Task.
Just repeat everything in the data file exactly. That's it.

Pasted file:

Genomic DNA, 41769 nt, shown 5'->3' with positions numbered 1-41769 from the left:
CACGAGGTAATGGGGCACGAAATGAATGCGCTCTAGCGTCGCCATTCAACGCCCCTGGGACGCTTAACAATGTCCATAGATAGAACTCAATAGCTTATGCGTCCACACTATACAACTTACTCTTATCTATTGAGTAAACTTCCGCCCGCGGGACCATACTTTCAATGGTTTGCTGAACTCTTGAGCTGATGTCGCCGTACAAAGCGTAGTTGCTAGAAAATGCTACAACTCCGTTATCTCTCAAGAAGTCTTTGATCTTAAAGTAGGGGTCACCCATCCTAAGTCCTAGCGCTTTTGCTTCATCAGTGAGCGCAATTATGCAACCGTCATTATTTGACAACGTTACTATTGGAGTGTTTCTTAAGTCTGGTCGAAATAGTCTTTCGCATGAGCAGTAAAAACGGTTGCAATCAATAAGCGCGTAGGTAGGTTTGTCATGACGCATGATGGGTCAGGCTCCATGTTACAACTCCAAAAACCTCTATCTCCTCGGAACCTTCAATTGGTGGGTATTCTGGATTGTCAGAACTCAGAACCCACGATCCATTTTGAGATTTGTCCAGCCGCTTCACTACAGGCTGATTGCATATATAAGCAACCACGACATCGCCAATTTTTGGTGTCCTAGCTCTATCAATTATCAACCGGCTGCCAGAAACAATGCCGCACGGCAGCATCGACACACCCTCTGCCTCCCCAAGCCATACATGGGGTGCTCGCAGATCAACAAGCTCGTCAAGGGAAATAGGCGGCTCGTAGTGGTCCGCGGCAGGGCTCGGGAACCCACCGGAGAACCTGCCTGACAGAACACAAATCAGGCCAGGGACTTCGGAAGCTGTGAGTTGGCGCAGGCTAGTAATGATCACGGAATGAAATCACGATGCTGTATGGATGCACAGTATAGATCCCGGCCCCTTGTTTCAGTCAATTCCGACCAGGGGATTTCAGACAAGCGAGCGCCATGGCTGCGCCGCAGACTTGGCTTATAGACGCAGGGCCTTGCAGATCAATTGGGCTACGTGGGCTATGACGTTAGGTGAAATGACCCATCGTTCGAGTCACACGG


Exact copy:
Genomic DNA, 41769 nt, shown 5'->3' with positions numbered 1-41769 from the left:
CACGAGGTAATGGGGCACGAAATGAATGCGCTCTAGCGTCGCCATTCAACGCCCCTGGGACGCTTAACAATGTCCATAGATAGAACTCAATAGCTTATGCGTCCACACTATACAACTTACTCTTATCTATTGAGTAAACTTCCGCCCGCGGGACCATACTTTCAATGGTTTGCTGAACTCTTGAGCTGATGTCGCCGTACAAAGCGTAGTTGCTAGAAAATGCTACAACTCCGTTATCTCTCAAGAAGTCTTTGATCTTAAAGTAGGGGTCACCCATCCTAAGTCCTAGCGCTTTTGCTTCATCAGTGAGCGCAATTATGCAACCGTCATTATTTGACAACGTTACTATTGGAGTGTTTCTTAAGTCTGGTCGAAATAGTCTTTCGCATGAGCAGTAAAAACGGTTGCAATCAATAAGCGCGTAGGTAGGTTTGTCATGACGCATGATGGGTCAGGCTCCATGTTACAACTCCAAAAACCTCTATCTCCTCGGAACCTTCAATTGGTGGGTATTCTGGATTGTCAGAACTCAGAACCCACGATCCATTTTGAGATTTGTCCAGCCGCTTCACTACAGGCTGATTGCATATATAAGCAACCACGACATCGCCAATTTTTGGTGTCCTAGCTCTATCAATTATCAACCGGCTGCCAGAAACAATGCCGCACGGCAGCATCGACACACCCTCTGCCTCCCCAAGCCATACATGGGGTGCTCGCAGATCAACAAGCTCGTCAAGGGAAATAGGCGGCTCGTAGTGGTCCGCGGCAGGGCTCGGGAACCCACCGGAGAACCTGCCTGACAGAACACAAATCAGGCCAGGGACTTCGGAAGCTGTGAGTTGGCGCAGGCTAGTAATGATCACGGAATGAAATCACGATGCTGTATGGATGCACAGTATAGATCCCGGCCCCTTGTTTCAGTCAATTCCGACCAGGGGATTTCAGACAAGCGAGCGCCATGGCTGCGCCGCAGACTTGGCTTATAGACGCAGGGCCTTGCAGATCAATTGGGCTACGTGGGCTATGACGTTAGGTGAAATGACCCATCGTTCGAGTCACACGG